• Help insulin regulation.
     

  • Pumpkin seeds provide benefits for heart and liver health, particularly when mixed with flax seeds because they are rich in healthy fats, antioxidants and fibers.
     

  • Eating pumpkin seeds a few hours before bed, along with some carbohydrates (a small piece of fruit) can promote a good night’s sleep. This is because it provides your body with the tryptophan needed for your melatonin and serotonin levels.
     

Nutritional composition

The versatile pumpkin fruit has flowers, seeds and flesh that are edible and nutrient rich. Pumpkin seeds are high in calories (about 559 calories per 100 g.) In addition, they are packed with fiber and numerous antioxidants. Furthermore, the seeds have many health-benefiting vitamins and minerals like copper, manganese, potassium, calcium, iron, magnesium and zinc, as well as essential amino-acids such as tryptophan and glutamate. Its nutritional composition includes:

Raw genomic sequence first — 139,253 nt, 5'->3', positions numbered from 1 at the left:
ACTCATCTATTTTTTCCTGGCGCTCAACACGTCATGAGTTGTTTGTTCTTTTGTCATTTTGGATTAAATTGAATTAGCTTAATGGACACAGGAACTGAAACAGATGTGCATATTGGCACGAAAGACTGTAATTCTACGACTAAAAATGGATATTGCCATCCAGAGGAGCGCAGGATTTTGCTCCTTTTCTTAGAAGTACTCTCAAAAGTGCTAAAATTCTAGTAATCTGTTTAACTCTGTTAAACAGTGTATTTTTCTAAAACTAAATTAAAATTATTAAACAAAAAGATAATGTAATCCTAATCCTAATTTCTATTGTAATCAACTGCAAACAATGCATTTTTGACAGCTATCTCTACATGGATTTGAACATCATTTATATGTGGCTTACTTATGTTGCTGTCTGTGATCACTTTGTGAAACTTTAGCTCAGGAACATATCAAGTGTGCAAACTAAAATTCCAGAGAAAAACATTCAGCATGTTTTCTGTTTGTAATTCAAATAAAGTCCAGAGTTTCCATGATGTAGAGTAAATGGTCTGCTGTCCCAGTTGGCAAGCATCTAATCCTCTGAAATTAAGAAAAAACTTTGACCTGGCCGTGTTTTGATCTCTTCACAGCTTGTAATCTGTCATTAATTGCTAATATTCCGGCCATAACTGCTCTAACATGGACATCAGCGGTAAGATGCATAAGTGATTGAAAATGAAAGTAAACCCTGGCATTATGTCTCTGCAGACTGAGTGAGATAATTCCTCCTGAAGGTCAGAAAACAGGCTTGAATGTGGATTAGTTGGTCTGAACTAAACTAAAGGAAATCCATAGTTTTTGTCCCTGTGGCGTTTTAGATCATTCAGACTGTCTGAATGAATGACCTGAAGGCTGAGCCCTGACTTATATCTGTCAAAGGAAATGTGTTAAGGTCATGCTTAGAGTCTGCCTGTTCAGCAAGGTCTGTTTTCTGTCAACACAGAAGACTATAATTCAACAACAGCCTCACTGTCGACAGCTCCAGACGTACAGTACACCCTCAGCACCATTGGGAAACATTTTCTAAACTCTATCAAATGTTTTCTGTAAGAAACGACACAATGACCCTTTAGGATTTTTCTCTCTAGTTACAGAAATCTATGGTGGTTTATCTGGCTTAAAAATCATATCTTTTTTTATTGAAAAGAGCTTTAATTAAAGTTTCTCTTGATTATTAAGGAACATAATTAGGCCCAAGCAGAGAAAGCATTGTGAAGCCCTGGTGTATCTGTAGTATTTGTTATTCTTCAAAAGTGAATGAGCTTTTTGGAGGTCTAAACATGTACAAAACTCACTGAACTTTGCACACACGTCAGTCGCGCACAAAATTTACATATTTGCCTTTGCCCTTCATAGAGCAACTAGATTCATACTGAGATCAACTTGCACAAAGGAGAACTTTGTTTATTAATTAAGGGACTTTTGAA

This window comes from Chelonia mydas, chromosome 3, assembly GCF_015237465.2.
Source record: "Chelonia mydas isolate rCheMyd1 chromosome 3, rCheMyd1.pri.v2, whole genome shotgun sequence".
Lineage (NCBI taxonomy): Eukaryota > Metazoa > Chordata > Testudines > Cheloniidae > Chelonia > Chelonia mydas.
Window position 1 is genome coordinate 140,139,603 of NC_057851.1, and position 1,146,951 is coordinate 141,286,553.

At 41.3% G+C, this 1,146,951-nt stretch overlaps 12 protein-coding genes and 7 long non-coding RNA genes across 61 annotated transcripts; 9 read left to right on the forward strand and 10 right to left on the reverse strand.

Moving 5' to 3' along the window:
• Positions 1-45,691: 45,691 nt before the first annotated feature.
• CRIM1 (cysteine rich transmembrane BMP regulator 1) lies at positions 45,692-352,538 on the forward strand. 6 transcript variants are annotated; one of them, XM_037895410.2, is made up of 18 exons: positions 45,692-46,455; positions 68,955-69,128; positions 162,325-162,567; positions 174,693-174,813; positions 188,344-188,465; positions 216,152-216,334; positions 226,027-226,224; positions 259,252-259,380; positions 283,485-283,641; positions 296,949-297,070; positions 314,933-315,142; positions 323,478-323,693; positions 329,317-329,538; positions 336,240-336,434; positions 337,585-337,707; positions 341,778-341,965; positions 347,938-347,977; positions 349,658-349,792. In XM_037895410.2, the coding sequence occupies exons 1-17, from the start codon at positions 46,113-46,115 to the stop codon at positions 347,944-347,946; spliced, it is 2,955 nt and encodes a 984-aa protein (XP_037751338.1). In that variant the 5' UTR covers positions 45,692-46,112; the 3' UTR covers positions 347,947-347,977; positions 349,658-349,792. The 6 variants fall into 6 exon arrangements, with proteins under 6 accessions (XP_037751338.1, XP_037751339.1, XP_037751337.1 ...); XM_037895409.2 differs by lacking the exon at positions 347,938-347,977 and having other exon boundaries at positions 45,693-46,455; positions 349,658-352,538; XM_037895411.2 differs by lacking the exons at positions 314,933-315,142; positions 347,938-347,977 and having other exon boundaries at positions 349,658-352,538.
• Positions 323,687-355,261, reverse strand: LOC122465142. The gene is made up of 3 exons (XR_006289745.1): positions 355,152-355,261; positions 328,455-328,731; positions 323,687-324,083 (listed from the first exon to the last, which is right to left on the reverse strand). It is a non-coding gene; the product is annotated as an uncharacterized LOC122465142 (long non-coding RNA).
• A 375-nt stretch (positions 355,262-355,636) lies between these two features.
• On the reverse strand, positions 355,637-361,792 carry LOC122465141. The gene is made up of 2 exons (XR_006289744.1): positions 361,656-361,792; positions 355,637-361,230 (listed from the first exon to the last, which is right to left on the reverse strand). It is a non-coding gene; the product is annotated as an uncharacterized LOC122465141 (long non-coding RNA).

Magnesium: Magnesium is a valuable mineral that is required for energy production. It also contributes to the structural development of bones and aids blood pressure regulation.
 

Manganese: While manganese is not usually first thought of as a dietary mineral, it is nevertheless an important mineral that aids in skin integrity and blood sugar control.
 

Phosphorus: Phosphorus is a mineral that makes up 1% of a person's total body weight. The main function of phosphorus is in the formation of bones and teeth.

The history of sunflower seeds